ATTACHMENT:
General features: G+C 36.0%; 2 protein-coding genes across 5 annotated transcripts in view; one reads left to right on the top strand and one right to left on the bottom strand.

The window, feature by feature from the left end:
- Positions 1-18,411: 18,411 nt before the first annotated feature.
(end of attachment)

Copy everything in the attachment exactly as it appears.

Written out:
General features: G+C 36.0%; 2 protein-coding genes across 5 annotated transcripts in view; one reads left to right on the top strand and one right to left on the bottom strand.

The window, feature by feature from the left end:
- Positions 1-18,411: 18,411 nt before the first annotated feature.